UK to spend £145m on computing infrastructure

The money will be invested in projects to improve high-performance computing, data storage and wide-bandwidth networks, and to support businesses that are heavy users of such technology

The UK government has earmarked £145m for improvements on the country's e-infrastructure and high-performance computing, in the hope the technologies will spur business growth.

David Willetts

Science minister David Willetts has announced a £145m fund for improvements to the UK's e-infrastructure. Photo credit: BIS

The Department for Business, Innovation and Skills (BIS) announced the funding on Monday, saying it will go toward software development, wide-bandwidth networks, data storage, high-performance computing (HPC), cybersecurity, and people and skills.

"Significantly improving computing infrastructure is vital to driving growth and giving businesses the confidence to invest in the UK," science minister David Willetts said, quoted in a BIS statement. "It has the potential to significantly improve the design and manufacturing process, encouraging innovation across a whole range of sectors."

In particular, the fund will support technologies used by industries that depend heavily on computing, such as manufacturing, engineering and design, BIS said.

"There are elements of the e-infrastructure that no private-sector company will invest in, as they do not require sole use of these assets," a BIS spokeswoman told ZDNet UK.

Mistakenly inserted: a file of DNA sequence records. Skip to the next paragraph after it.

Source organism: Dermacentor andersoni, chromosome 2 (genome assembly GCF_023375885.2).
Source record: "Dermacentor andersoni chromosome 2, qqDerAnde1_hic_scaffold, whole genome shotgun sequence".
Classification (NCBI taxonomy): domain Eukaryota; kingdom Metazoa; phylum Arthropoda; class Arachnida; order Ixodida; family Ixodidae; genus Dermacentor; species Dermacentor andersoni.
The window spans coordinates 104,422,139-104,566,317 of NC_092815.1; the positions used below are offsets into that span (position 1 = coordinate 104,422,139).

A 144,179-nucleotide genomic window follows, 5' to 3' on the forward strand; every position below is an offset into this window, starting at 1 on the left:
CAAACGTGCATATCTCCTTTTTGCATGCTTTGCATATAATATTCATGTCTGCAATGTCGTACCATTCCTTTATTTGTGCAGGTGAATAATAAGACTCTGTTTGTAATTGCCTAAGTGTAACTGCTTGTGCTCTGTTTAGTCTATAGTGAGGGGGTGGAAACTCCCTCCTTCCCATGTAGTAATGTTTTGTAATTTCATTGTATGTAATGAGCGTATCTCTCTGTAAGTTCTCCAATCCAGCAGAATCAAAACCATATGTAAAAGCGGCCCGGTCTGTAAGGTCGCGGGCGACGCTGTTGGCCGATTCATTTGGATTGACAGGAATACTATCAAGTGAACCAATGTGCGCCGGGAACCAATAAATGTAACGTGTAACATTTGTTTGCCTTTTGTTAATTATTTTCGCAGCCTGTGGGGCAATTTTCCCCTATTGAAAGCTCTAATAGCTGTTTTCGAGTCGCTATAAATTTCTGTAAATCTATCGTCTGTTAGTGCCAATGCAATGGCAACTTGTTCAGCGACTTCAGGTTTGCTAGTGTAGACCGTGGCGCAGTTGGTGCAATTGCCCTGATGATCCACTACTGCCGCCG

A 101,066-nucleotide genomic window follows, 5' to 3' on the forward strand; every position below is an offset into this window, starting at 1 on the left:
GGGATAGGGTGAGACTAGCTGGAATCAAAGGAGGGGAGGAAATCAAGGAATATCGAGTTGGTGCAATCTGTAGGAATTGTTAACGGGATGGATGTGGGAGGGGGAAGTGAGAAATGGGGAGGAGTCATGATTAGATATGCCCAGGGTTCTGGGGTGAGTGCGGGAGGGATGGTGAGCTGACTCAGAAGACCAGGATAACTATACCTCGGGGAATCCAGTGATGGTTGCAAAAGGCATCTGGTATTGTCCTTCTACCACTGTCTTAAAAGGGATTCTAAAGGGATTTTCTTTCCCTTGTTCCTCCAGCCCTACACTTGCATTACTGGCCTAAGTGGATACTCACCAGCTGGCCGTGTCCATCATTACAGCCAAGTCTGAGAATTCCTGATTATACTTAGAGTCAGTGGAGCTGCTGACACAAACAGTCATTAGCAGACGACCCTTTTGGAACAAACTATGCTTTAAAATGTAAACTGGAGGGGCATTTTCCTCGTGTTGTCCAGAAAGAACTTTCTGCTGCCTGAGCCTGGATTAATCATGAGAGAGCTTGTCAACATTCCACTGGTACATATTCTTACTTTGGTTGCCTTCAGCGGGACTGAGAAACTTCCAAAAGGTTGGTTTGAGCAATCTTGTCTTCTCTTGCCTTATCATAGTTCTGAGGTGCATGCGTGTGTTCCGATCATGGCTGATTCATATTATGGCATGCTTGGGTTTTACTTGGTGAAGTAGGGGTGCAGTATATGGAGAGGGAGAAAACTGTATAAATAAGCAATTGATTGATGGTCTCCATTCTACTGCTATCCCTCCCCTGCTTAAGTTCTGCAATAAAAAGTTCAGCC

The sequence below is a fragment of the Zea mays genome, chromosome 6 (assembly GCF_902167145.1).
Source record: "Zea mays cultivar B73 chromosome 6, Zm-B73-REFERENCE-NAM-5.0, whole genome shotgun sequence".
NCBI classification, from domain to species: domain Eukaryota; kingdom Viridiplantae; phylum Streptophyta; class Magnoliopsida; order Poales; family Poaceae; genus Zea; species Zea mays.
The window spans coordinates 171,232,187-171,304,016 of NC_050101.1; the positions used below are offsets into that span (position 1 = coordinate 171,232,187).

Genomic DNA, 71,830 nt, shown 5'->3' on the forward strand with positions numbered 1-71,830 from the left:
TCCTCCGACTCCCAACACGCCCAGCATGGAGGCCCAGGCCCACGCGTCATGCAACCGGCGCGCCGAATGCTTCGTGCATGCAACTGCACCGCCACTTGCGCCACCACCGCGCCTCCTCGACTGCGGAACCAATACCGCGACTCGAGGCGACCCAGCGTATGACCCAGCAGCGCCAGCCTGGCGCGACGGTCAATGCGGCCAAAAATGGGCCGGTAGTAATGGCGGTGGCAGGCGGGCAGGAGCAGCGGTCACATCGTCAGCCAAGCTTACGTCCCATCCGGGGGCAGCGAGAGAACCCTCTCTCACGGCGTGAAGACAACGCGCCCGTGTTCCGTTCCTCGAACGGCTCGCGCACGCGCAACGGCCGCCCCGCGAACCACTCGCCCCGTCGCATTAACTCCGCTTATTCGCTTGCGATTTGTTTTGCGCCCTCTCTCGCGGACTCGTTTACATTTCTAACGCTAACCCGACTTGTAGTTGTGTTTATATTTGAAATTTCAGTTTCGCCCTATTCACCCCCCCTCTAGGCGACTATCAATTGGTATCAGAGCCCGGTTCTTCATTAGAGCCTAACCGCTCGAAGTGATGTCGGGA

The money has come from savings from a number of government departments and is a new investment that was not outlined in last year's Comprehensive Spending Review, according to BIS.

'Flesh out the bones'

However, the government has not yet decided exactly how the money will be spent or allocated, a BIS spokeswoman told ZDNet UK. "The next part is to flesh out the bones in the business case," she said. The investment is subject to the approval of the business case by the Research Councils.

While it has not identified specific projects or a process for funding, it looks likely that some investment will go to research by universities.

"The investment will also be of enormous benefit to our world-class research base. It will enable universities to carry out highly sophisticated research and archive more data, keeping us at the very leading edge of science," Willetts said.

In separate announcements on Monday, the government allocated £50m for graphene research, while the UK's mobile telecoms infrastructure was given £150m for new masts.

The government will co-ordinate the development of the e-infrastructure, according to BIS. The choice of areas for investment was influenced by Dominic Tildesley from Unilever, who has been working on identifying the priorities in such areas. Intel and IBM, who also advise the government on technology matters, welcomed the £145m fund.


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